Samford University's Office for Faith and Health serves to connect the College of Health Sciences through a missional purpose to the community and the world.
Whatever you do, do it all for the Glory of God. 1 Corinthians 10:31
The office supports the full engagement of the college’s four schools: School of Health Professions, Ida Moffett School of Nursing, McWhorter School of Pharmacy and the School of Public Health. While each school maintains academic autonomy with its programs, the office seeks to connect and support these diverse degree programs in community engagement and service-oriented research that touches the world.
Several opportunities are available for students and faculty throughout the year to engage in community outreach and service. The majority of these opportunities are offered locally, making it possible for students to integrate service into their daily lives.
For example, in Perry County, Alabama, pharmacy professor Pilar Murphy practices at Sowing Seeds of Hope, a nonprofit organization based at the Perry County health department. She manages a patchwork of health care initiatives, and every month, students from the College of Health Sciences join her efforts, helping extend Murphy’s reach to patients who struggle to access health care of any kind.
“We have no hospitals in Perry County,” Murphy said. “We have few, if any, specialists of any kind. They may see a doctor in Selma and specialist in Birmingham and another specialist somewhere else. At our clinic, we often act as a bridge between the various resources people use. For too long, people down here had nowhere to go, so they ignored important symptoms until it was too late. We’re part of this community to help correct that. We’ll meet with patients before their doctor visits and coordinate their care.”
Service Learning Opportunities
Our four schools offer a number of service learning opportunities—domestically and abroad—where students can be gain experience serving in a community setting while earning course credits.
For example, Alan Jung, dean of Samford’s School of Health Professions leads a team of students, alumni and professionals to serve the people of Dominican Republic each year. They operate a mobile medical clinic, treating patients who otherwise might find it impossible to see a doctor.
“Time spent in the Dominican Republic undoubtedly revealed the magnitude of both physical and spiritual burdens of God’s people, and action we’re called to respond with,” said Emily Davis ’18 health sciences major. “Our team was enabled to build relationships and share the hope of Jesus from the platform of medical care. The week spent across borders has molded my view of obedience and purpose for the rest of my life as I pursue a profession in health care.”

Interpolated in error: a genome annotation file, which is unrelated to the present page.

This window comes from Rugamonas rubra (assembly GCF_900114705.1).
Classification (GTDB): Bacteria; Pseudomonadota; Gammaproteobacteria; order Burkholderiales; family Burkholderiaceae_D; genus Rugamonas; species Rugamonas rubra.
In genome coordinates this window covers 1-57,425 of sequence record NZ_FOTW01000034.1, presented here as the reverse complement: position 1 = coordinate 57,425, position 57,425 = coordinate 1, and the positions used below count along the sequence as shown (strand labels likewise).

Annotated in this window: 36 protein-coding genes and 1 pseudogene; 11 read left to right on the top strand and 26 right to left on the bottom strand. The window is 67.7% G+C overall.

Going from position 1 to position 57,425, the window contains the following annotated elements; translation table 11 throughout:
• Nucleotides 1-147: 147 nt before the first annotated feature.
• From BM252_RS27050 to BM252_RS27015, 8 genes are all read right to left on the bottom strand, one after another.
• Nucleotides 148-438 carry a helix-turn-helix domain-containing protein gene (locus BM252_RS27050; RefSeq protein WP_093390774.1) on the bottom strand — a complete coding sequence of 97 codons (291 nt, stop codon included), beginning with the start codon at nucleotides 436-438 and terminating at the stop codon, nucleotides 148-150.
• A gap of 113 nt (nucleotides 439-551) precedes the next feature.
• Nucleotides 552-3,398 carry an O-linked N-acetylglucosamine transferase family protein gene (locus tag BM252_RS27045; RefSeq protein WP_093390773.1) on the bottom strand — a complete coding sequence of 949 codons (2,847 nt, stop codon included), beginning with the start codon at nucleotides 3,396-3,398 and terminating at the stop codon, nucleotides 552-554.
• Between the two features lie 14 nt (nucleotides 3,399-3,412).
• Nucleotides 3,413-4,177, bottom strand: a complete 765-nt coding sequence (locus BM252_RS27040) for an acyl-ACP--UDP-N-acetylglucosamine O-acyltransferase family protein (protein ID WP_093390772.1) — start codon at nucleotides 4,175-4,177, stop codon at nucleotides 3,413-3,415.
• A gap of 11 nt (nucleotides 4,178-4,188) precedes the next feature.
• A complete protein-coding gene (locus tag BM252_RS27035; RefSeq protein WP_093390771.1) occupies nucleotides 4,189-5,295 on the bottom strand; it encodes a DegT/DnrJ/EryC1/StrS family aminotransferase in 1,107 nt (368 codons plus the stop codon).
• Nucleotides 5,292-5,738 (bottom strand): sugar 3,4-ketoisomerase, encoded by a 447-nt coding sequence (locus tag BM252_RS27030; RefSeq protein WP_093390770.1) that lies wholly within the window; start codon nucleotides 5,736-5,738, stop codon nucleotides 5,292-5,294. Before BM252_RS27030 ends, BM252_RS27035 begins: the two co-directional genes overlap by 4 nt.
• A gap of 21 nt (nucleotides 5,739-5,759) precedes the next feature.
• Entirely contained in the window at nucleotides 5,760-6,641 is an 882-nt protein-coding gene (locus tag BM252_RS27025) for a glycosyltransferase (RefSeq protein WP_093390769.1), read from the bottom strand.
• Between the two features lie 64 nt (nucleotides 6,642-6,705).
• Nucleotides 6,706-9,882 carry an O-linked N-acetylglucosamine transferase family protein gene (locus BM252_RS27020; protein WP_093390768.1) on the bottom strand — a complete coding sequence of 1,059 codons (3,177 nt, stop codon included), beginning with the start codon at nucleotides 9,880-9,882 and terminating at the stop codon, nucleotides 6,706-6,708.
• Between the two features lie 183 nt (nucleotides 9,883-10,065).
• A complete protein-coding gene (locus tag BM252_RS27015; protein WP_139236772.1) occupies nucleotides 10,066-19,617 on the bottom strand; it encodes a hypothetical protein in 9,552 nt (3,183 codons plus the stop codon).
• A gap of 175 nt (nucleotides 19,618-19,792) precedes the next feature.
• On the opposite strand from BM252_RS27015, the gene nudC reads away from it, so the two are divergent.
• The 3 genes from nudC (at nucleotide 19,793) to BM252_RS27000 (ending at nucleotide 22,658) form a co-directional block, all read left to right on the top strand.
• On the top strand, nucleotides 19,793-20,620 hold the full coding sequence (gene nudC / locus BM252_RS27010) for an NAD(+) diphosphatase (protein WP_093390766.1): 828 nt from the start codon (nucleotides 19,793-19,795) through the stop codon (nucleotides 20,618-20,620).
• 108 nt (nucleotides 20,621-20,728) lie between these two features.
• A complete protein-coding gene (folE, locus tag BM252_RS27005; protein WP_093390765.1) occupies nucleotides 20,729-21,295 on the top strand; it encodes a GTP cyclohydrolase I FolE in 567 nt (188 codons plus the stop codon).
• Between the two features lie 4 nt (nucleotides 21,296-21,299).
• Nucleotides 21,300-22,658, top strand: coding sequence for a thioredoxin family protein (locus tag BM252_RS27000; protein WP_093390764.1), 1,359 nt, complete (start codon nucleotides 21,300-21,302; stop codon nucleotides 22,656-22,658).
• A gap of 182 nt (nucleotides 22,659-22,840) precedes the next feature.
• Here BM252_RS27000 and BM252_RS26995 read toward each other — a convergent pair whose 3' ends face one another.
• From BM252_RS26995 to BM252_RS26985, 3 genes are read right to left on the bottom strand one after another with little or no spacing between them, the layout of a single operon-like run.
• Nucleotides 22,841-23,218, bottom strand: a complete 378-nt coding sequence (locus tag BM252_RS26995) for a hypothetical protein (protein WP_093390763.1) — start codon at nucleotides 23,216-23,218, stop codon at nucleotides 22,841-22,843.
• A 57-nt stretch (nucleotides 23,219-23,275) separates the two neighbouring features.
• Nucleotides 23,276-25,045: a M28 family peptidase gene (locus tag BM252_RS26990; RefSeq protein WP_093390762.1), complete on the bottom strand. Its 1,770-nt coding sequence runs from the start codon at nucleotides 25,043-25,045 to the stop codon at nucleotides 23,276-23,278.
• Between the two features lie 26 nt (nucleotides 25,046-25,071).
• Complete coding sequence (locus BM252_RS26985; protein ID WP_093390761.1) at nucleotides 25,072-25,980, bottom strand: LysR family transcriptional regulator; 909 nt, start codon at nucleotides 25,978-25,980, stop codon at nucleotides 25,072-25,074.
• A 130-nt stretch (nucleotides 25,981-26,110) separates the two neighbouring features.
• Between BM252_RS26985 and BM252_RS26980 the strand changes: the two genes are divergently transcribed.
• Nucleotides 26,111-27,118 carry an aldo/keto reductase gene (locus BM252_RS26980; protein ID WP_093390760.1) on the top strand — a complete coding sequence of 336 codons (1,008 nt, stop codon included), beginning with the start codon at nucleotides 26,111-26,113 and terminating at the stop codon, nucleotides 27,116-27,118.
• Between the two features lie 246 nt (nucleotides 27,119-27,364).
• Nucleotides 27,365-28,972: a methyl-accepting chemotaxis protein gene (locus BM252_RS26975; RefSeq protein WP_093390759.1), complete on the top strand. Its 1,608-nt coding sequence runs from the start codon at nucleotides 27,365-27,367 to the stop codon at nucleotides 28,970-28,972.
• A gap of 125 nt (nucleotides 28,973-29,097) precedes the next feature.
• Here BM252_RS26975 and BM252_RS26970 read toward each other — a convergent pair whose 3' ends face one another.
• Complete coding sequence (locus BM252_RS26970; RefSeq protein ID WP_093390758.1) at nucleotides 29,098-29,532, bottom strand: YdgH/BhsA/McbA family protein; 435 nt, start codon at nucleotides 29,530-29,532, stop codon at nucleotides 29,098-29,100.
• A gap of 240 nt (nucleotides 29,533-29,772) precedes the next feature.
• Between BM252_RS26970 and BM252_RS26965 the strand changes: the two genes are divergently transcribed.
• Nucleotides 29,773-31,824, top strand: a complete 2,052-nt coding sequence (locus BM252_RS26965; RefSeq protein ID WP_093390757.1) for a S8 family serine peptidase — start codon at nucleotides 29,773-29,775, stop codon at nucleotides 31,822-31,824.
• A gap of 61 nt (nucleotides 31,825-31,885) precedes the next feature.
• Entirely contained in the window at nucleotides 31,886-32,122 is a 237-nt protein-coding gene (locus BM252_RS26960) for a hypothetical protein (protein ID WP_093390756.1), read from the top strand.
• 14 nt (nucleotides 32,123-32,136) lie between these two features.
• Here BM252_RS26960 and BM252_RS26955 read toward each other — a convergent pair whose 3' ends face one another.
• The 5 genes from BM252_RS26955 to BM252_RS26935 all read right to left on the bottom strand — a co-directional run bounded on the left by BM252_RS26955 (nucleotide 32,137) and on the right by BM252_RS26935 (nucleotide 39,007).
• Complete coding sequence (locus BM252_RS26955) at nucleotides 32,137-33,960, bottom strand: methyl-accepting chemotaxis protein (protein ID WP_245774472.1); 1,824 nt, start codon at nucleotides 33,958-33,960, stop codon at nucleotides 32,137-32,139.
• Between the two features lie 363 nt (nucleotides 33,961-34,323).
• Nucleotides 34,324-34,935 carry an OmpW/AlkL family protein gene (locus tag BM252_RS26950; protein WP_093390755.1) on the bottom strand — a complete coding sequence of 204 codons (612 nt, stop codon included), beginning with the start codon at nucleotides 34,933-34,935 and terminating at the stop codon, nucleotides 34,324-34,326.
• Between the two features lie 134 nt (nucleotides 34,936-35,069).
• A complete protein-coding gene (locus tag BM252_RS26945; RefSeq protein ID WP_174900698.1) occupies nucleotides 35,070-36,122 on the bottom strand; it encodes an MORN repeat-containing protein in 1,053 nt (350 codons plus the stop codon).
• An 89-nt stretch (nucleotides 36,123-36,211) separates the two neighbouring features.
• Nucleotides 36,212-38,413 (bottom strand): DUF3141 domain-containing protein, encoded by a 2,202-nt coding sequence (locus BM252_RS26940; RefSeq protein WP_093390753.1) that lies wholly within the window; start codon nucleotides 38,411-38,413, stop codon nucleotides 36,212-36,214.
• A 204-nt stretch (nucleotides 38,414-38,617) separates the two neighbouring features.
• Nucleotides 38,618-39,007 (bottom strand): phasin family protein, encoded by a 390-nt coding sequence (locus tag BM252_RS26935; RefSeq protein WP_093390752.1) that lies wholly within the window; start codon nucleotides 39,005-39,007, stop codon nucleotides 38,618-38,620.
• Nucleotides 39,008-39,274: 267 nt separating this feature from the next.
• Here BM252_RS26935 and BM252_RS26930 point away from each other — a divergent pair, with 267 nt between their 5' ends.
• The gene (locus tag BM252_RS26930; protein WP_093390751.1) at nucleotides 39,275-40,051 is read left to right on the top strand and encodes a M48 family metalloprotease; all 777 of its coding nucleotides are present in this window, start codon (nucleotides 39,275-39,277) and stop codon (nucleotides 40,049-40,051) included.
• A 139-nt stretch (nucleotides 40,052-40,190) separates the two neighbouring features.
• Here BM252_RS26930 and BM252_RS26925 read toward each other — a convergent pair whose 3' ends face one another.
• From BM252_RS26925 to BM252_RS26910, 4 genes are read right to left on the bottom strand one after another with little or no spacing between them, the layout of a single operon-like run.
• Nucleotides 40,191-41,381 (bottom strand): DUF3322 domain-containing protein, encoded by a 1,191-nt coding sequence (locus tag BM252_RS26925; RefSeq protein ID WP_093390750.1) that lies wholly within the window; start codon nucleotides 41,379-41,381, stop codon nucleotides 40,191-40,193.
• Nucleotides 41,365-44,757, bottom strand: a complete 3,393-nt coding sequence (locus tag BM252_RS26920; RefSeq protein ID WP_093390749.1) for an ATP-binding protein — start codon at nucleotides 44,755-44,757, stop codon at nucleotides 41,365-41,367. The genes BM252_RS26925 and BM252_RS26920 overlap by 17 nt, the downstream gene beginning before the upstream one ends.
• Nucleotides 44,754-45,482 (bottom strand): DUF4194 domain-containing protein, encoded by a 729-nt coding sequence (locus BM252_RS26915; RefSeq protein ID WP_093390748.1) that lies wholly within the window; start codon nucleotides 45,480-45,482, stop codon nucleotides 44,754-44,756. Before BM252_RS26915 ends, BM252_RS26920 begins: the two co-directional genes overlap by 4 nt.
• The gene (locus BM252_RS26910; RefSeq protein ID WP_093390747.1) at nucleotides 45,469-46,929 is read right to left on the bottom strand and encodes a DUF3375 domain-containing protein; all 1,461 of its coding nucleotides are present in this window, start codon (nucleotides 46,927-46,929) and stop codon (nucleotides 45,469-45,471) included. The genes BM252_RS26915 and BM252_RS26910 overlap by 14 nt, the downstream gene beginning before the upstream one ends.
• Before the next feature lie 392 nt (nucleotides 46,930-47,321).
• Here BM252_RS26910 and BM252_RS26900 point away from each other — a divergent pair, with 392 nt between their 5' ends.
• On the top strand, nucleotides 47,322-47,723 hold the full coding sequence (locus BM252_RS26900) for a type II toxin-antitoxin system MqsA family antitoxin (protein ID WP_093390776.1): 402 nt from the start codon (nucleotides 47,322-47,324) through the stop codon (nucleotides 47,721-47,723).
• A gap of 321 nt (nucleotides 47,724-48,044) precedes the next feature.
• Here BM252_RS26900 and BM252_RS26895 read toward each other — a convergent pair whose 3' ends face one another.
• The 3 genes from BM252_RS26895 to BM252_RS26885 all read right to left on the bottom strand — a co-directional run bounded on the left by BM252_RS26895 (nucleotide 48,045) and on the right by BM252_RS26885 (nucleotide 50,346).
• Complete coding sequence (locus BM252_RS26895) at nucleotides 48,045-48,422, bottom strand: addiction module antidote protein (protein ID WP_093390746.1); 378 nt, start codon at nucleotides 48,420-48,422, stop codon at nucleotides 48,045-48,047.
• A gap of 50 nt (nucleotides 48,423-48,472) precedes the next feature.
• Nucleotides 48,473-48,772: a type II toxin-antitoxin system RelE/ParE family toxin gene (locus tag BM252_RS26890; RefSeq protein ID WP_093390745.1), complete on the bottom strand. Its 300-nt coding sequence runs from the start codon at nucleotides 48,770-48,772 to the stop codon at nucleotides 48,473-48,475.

Interested in medical missions? Explore the options offered by our global partners to engage with mission opportunities here at home and around the world.
The Healthcare Ethics and Law (HEAL) Institute was created as an interdisciplinary effort within Samford University in 1999. Its mission is to better support the unique and complex relationships between patients and health care providers, the individuals who make patient-care decisions and the institutional ethics committees who offer them advice and counsel. Keeping with the central mission of Samford University, the institute supports patients and health care professionals primarily with educational programs.
At present, the institute is the only program within the university that builds upon the cooperative spirit of faculty and fellows from the Howard College of Arts and Sciences and issue-related professional schools (business, law, nursing, pharmacy and divinity). The institute was established through a challenge grant from the principal benefactor/alumnus of Samford's pharmacy school, R. Clayton McWhorter. McWhorter founded and was chief executive officer of HealthTrust, Inc., which owned and managed acute care facilities. He founded LifeTrust America (a senior services corporation) that operates throughout the Southeast.
McWhorter championed clinical ethics efforts in all his companies and made the initial challenge grant to create Samford's Healthcare Ethics and Law Institute. A 1955 pharmacy graduate of Samford, he served as chair of the university's board of overseers and was on the school of pharmacy advisory board.
Samford University's Congregational Health Ministries program is committed to forming partnerships with faith communities of various denominations who are seeking to develop health ministries that promote health and healing from a whole person perspective-body, mind and spirit.
People of faith have long felt that there is a connection between health and faith; religion and medicine. Scripture supports this relationship between health, healing, wholeness and faith. In addition, scientific research conducted in the arena of faith's role in health and healing demonstrates the connection.
The congregational health program is committed to partnering with and empowering faith communities to embrace the issues that affect the lives of their congregations and communities through this program.